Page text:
protection for him, his family and the witnesses to his case, he had
to withdraw his complaint.

The case of Herath, tortured after the policemen failed to find
evidence from him following a body search in open view of the public;
and Bagale, tortured by his fellow policemen for refusing to obey an
illegal order, are clear examples of policemen not a law enforcer but
rather law breakers. A type of policing system condition to operate in
breaking the law rather than enforcing them; and had no regard in
legality, had no credibility that they could ever perform an effective
investigation required from them.

Rather investigations are, like in the case of Razzak, who was
attacked by the military as a result of his human rights work; and
torture of Dipal, who was questioned by the police on who supports him
and Razzak in their human rights work, illustrates a type of an
investigation mechanism designed not to collect information purposely
to prosecute a crime but rather to target any individuals threatening
the authority of the police and the military and the status quo. The
rejection of the country’s National Human Rights Commission (NHRC),
after it was asked to investigate the attack on Razzak, on the basis
of an investigation conducted by security forces also have had records
of committing widespread torture, is a sheer violation to any
effective remedy of any sort.

The death of popular poet Mr. Sahar, who was last seen alive after he
was turned over for custody to the police in Pakistan due to torture,
illustrates how the police do not fear from prosecution. They kill any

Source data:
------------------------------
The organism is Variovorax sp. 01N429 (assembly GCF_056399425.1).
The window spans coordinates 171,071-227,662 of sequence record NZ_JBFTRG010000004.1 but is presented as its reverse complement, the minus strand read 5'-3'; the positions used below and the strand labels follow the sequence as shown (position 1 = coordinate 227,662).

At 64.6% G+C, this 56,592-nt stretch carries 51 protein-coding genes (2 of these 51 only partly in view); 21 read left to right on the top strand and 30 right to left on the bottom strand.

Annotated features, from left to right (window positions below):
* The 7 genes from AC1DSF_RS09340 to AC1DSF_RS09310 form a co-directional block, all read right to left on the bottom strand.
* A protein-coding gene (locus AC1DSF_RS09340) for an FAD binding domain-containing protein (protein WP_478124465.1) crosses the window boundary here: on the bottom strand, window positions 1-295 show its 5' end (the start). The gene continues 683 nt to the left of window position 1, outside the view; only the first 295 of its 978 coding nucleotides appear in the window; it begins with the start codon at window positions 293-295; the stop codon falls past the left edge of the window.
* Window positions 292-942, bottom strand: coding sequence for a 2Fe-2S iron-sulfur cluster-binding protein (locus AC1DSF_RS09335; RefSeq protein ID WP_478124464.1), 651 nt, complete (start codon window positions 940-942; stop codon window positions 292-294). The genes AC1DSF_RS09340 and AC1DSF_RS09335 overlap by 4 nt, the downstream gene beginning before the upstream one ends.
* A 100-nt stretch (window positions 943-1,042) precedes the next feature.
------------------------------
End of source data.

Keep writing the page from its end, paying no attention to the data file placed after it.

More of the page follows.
person they were investigating for a crime without pretense, they be
falsely accused or otherwise. The notion of policemen having legal
responsibility to ensure protection of detainees in their custody is

This can also be said to the four victims whom the policemen had
illegally arrested, detained and charged in Indonesia. The four
detainees slept on wet floor having “poor hygienic conditions”, “given
stale foods” and due to this “contracted malaria and loss weight
significantly” in police custody. The victims’ families were denied
access to visit them and the victims themselves were not allowed to
receive food from their families.

The prosecution and the court

In Htun’s murder, the conviction of the three men, on the basis of
the confessions that were extracted from them by army who took custody
of them, disregards any notion of due process and fair trial. Here, it
is the army, who is obviously more powerful than the police, who are
assumed the role supposed of policing that is civilian in nature. The
notion of effective remedy for any violation is pointless because “the
police and the courts are subordinated to the military, and totally
incapable of addressing the incidence of torture”.

The notion of punishment for crimes that were supposedly committed is
also absent. When relatives of one “of the other four accused,
(relatives of one) paid for him to be released”, it tells how
sophisticated corruption has become around where this supposed ‘system
of justice’ functions. Freedom can be bought depending on the money
you have in your pocket. But for those who have no money and
connections, they could not do anything. The trial of this case also
disregards any notion of the use of ‘forensic evidence’ or rudimentary
form of ‘medical documentation’ as it should have been in developed

Even in democratic countries, like the Philippines, “the appreciation
of forensic evidence by police investigators and prosecutors and its
admissibility as evidence in Philippine courts has emerged only in the
last 15 years in court” and “the courts still do not have developed
jurisprudence on matters of forensic investigation, and there is
strong resistance for many practical reasons. Courts still heavily
depend on oral testimonies of witnesses to establish the guilt or